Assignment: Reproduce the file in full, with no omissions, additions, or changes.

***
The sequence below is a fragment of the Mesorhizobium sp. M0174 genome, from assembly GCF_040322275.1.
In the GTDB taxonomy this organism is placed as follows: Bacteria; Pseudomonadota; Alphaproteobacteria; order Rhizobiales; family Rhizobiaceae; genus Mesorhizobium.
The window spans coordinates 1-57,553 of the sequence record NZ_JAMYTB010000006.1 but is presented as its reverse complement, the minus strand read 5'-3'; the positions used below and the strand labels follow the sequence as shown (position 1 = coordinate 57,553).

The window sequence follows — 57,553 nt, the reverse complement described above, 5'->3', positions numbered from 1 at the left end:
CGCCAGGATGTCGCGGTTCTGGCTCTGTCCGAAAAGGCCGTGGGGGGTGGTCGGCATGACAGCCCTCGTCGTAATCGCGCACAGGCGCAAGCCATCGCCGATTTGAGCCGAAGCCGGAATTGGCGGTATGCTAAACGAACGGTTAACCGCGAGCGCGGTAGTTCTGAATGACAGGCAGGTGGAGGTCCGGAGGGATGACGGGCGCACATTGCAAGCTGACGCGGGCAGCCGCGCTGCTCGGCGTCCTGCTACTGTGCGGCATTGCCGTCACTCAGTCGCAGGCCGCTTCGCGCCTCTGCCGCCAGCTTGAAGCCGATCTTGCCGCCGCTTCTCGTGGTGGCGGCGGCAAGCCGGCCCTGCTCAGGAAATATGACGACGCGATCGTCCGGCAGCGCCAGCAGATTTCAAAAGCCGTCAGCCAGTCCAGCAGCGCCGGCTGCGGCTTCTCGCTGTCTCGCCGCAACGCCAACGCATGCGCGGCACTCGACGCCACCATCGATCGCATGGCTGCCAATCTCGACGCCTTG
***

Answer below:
The sequence below is a fragment of the Mesorhizobium sp. M0174 genome, from assembly GCF_040322275.1.
In the GTDB taxonomy this organism is placed as follows: Bacteria; Pseudomonadota; Alphaproteobacteria; order Rhizobiales; family Rhizobiaceae; genus Mesorhizobium.
The window spans coordinates 1-57,553 of the sequence record NZ_JAMYTB010000006.1 but is presented as its reverse complement, the minus strand read 5'-3'; the positions used below and the strand labels follow the sequence as shown (position 1 = coordinate 57,553).

The window sequence follows — 57,553 nt, the reverse complement described above, 5'->3', positions numbered from 1 at the left end:
CGCCAGGATGTCGCGGTTCTGGCTCTGTCCGAAAAGGCCGTGGGGGGTGGTCGGCATGACAGCCCTCGTCGTAATCGCGCACAGGCGCAAGCCATCGCCGATTTGAGCCGAAGCCGGAATTGGCGGTATGCTAAACGAACGGTTAACCGCGAGCGCGGTAGTTCTGAATGACAGGCAGGTGGAGGTCCGGAGGGATGACGGGCGCACATTGCAAGCTGACGCGGGCAGCCGCGCTGCTCGGCGTCCTGCTACTGTGCGGCATTGCCGTCACTCAGTCGCAGGCCGCTTCGCGCCTCTGCCGCCAGCTTGAAGCCGATCTTGCCGCCGCTTCTCGTGGTGGCGGCGGCAAGCCGGCCCTGCTCAGGAAATATGACGACGCGATCGTCCGGCAGCGCCAGCAGATTTCAAAAGCCGTCAGCCAGTCCAGCAGCGCCGGCTGCGGCTTCTCGCTGTCTCGCCGCAACGCCAACGCATGCGCGGCACTCGACGCCACCATCGATCGCATGGCTGCCAATCTCGACGCCTTG